Cook’s market value, based on comparable recent contracts, is estimated at $12.3 million/year according to Spotrac. But two of the comparables are David Johnson and Le’veon Bell, which are cautionary tales of overpayment. The other two - McCaffrey and Elliott, don’t have the durability issues Cook has, and even so were not smart deals for either team. Elliott has been helped by having arguably the best offensive line in front of him, while McCaffrey’s deal was made by the Panthers, who are rebuilding and basically have nothing else on offense - kinda like the Vikings when they extended Adrian Peterson.

The Vikings also have a scheme that Gary Kubiak has used to produce some top backs over the years, despite humble beginnings. Terrell Davis was a 6th round pick. Arian Foster was a UDFA. Justin Forsett was a 7th rounder.

All this argues for a much smaller offer than the comparable contracts suggest.

So How Much is Reasonable?

Clearly Dalvin Cook has talent the Vikings would like to extend, despite his injury history and hoping for the best going forward. And Cook deserves more than the $1 million/year or so provided by his rookie contract.

But given all of the above, the upper limit on a contract extension for Cook has to be somewhere around the $6 million/year Austin Ekeler got with the Chargers. Ekeler averaged 4.8 yards/carry before his extension, and last season became a big receiving threat - 903 receiving yards. Cook would likely have more carries and fewer receptions, but overall production - yards from scrimmage - was similar for the two backs last season. And Ekeler had more yards per touch.

Rumor is the Vikings offered Cook around $8 million/year - the Melvin Gordon comparable - but even that seems a bit rich given Cook’s injury history relative to Gordon’s. Cook has missed 18 games the past three seasons (not including week 17 last season), Gordon missed only 8. $13.5 million of Gordon’s $18 million 2-year salary is guaranteed.

Perhaps providing fewer guarantees and perhaps a lower base salary with more incentives may be a way to bridge differences between the Ekeler and Gordon deals, which may be acceptable to both Cook and the Vikings.

Testing the Market or Taking the Deal

For Dalvin Cook, the new CBA makes a holdout counterproductive, so he’ll have to end the threat prior to training camp or lose a credited year, which would make him a restricted free agent next year, rather than an unrestricted one. Being a restricted free agent basically means he’ll be stuck with a $3 million deal unless another team gives the Vikings a 2nd round pick to acquire Cook at a higher price, which isn’t very likely.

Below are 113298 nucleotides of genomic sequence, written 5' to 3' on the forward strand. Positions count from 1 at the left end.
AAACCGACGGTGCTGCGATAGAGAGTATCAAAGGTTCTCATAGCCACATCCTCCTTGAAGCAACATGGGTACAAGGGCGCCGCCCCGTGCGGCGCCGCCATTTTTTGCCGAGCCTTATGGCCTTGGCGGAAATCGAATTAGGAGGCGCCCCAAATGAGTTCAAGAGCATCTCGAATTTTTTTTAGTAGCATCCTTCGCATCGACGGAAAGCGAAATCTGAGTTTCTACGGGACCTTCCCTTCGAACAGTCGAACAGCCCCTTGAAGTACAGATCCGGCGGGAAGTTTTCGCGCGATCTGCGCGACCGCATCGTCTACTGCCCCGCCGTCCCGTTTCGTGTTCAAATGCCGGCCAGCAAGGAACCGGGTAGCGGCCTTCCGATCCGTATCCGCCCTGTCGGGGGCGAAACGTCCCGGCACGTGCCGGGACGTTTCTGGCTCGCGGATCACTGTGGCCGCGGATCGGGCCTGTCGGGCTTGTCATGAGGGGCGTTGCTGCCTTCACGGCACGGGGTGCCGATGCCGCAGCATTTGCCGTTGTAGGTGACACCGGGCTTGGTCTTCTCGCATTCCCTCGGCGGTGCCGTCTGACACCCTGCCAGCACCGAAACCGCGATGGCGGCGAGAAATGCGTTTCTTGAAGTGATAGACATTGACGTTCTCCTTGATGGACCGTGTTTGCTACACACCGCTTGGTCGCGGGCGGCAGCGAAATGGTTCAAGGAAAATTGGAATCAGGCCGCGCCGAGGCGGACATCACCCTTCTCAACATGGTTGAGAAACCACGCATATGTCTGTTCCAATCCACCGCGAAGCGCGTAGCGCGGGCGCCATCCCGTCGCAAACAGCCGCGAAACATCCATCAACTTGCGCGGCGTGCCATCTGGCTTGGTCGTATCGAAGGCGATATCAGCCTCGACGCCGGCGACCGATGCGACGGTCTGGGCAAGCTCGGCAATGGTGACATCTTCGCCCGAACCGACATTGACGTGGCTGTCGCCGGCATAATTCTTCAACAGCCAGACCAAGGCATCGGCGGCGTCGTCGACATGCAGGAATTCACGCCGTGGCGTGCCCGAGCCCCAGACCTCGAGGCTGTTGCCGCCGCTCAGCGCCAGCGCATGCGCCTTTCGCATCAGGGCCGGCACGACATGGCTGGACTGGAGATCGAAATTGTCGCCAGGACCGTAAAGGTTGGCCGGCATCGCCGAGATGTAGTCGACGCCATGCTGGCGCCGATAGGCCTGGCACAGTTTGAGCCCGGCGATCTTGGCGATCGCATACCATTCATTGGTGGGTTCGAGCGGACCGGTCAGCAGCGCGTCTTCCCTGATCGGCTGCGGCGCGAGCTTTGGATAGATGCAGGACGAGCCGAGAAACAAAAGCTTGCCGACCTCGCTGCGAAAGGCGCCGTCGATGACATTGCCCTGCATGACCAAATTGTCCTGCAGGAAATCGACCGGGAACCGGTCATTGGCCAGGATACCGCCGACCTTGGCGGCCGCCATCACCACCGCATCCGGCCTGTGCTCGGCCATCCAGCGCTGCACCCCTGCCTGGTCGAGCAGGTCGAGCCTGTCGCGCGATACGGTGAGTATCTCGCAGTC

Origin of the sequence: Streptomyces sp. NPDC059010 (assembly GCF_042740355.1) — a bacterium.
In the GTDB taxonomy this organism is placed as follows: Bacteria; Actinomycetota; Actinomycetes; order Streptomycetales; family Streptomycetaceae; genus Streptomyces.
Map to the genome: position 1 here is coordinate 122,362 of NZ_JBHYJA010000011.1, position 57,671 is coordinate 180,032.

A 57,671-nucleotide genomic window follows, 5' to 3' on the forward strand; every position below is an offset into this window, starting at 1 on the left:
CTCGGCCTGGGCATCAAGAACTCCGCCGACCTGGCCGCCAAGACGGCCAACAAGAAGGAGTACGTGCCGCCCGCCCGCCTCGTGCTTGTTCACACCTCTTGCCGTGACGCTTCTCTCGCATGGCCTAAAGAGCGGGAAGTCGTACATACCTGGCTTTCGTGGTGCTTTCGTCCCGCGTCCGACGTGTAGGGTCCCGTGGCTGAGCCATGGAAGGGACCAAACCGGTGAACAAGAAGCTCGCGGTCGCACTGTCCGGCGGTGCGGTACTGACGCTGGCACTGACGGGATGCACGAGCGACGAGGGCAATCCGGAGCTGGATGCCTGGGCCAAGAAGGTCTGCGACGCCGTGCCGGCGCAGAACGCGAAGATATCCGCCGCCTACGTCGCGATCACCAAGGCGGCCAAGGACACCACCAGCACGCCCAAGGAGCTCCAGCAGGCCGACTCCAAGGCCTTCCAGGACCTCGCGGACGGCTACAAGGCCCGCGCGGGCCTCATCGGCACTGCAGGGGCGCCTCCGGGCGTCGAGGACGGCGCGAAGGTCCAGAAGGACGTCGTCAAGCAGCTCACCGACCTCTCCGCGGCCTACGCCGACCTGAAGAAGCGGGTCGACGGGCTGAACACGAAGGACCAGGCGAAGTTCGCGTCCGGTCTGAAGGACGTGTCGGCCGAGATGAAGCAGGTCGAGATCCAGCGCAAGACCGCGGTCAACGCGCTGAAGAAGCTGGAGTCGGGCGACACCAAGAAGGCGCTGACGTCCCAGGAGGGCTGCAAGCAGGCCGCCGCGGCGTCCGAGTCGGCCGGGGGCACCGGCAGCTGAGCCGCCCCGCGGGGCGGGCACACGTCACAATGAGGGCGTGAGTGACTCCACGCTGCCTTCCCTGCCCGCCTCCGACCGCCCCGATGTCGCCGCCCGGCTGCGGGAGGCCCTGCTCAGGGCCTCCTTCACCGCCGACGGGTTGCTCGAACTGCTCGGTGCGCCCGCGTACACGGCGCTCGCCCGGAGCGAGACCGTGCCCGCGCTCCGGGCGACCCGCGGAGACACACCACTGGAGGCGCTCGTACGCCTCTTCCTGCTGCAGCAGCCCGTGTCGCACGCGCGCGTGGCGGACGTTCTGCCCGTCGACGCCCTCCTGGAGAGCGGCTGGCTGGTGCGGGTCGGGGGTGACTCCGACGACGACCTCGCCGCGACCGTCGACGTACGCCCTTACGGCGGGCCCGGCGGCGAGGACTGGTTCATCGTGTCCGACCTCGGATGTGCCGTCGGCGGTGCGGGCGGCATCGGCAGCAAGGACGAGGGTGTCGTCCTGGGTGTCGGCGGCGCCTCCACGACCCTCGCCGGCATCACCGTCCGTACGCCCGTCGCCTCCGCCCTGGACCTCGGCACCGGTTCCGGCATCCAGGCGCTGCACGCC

Cook would also be subject to $50,000 fines every day of training camp he misses, meaning if he held out for all of training camp he’d owe the Vikings money for the season.

All that makes holding out very unattractive for Cook, and in all likelihood just a ploy to try to expedite a deal, despite not having the leverage.

What that really means for Cook is whether he takes a $6-8 million/year offer from the Vikings, or declines such an offer in favor of testing the market next year. Of course there are plenty of risks with the latter as well. First, Cook could get injured and go into free agency as damaged goods, which would limit his market value, particularly given his injury history. Secondly, if Covid-19 results in a revenue decline, that’s going to put teams in bargain hunting mode when it comes to free agency, and paying big money to a running back is going to be even less of a priority.

All that means Cook may reconsider whether $6-8 million/year is a respectful offer. The Vikings could provide a $5 million signing bonus and guarantee his 2021 salary to entice him to sign and get paid now on a 2-year extension, which would allow him to test the market again in a couple years when he’s still young if he feels the need, while substantially increasing his income now.

Given all the above circumstances, that may be the best deal both sides could eventually - before training camp begins - agree to. Looking at that deal from both sides - Cook and the Vikings - I don’t think I’d pass that deal up if I were Cook - given the risks involved in doing so and changing market conditions for running backs. For the Vikings that’s a reasonable offer considering both Cook’s production, injury history, role, and a smarter view of comparable contracts.


Do you think the Vikings should extend Dalvin Cook at $6-8 million/year on a two-year extension ?